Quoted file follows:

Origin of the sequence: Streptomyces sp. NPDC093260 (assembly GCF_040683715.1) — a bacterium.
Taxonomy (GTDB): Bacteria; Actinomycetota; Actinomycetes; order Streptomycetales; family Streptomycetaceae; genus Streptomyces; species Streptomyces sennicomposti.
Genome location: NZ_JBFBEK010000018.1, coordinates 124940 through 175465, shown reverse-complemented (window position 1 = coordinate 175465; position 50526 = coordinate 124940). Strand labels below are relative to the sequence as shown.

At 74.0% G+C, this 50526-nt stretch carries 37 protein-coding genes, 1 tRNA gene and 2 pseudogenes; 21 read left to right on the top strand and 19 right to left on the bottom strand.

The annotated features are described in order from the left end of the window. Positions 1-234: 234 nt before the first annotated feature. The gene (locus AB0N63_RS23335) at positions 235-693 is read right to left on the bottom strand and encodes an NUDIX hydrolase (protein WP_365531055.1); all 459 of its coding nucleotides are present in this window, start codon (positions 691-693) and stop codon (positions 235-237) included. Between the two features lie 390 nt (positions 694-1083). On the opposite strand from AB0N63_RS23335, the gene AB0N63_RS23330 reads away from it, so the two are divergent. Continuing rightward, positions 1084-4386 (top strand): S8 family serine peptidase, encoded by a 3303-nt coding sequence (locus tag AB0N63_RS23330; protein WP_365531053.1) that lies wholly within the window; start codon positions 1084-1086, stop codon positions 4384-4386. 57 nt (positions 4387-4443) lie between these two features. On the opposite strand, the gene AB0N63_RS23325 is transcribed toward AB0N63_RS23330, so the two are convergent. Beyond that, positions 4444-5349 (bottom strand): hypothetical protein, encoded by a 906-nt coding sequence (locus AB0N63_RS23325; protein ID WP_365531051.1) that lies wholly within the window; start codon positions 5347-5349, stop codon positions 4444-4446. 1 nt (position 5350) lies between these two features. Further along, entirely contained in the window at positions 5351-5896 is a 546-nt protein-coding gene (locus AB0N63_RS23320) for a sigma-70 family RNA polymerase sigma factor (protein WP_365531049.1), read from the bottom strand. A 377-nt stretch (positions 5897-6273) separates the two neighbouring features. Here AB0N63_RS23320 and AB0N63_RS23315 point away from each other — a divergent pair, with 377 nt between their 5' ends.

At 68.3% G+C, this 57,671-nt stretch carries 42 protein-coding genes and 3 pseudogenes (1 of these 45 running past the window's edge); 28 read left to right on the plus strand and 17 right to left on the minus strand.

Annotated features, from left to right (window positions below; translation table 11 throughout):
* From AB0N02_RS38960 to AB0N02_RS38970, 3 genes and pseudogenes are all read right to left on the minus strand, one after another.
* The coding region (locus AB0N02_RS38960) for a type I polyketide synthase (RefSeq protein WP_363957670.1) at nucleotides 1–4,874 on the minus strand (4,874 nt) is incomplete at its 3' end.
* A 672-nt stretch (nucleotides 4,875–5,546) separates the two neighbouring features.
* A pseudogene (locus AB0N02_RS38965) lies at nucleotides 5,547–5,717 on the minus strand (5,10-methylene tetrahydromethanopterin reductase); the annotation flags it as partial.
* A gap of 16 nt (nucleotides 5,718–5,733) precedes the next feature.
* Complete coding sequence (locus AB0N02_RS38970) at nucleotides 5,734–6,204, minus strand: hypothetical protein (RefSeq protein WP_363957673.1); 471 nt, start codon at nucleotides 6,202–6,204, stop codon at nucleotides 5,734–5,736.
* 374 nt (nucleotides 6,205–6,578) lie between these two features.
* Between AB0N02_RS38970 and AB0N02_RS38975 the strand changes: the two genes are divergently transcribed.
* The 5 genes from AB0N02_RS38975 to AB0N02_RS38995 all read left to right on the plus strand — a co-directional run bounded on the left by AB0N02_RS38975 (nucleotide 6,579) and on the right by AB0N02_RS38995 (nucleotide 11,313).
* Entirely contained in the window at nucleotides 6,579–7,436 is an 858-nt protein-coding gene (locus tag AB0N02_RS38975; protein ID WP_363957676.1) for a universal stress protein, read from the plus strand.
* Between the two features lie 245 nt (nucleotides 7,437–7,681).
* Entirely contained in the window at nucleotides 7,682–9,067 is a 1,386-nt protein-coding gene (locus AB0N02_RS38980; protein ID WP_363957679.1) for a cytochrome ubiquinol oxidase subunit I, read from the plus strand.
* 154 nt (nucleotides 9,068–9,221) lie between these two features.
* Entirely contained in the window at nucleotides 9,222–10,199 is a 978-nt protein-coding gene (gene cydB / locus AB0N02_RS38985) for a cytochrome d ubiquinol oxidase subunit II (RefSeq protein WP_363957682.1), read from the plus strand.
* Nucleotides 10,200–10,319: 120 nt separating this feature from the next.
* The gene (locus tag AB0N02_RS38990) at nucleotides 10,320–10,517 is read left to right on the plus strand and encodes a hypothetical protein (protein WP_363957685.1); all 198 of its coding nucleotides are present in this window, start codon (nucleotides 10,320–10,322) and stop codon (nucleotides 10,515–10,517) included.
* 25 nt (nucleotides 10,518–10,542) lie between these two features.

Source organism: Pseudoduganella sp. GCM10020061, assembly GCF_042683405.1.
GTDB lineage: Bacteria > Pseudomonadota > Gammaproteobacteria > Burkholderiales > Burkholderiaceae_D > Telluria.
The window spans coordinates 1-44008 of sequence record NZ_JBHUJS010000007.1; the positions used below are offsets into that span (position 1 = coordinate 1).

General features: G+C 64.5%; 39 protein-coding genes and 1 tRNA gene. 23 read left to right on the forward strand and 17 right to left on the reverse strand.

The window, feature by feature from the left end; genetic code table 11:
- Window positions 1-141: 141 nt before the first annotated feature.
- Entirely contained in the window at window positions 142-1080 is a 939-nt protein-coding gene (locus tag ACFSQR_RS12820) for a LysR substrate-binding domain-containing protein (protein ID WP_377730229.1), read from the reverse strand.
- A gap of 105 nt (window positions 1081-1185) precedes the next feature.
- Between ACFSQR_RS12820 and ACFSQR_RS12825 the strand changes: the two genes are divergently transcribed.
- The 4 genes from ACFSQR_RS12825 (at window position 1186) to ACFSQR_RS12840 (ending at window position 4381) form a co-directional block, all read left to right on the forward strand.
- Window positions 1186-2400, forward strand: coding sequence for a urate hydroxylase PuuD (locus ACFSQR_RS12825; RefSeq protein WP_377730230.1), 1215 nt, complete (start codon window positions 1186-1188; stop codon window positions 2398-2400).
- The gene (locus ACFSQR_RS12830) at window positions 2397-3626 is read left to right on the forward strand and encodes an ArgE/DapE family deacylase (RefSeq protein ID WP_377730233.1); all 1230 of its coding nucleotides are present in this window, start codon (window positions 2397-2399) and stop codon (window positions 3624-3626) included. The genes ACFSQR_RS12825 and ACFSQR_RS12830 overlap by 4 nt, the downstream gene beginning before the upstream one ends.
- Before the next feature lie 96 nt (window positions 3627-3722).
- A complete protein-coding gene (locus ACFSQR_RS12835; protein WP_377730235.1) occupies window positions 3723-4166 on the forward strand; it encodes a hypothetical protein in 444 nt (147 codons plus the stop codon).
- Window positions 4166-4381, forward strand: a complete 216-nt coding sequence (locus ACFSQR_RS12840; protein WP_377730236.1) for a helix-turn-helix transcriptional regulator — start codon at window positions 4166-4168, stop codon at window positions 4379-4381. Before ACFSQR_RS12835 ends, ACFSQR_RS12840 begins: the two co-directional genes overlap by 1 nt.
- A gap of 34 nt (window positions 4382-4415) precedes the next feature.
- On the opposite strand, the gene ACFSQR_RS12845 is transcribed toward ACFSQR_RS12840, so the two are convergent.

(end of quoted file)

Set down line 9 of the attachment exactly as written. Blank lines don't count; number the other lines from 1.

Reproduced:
* The coding region (locus AB0N02_RS38960) for a type I polyketide synthase (RefSeq protein WP_363957670.1) at nucleotides 1–4,874 on the minus strand (4,874 nt) is incomplete at its 3' end.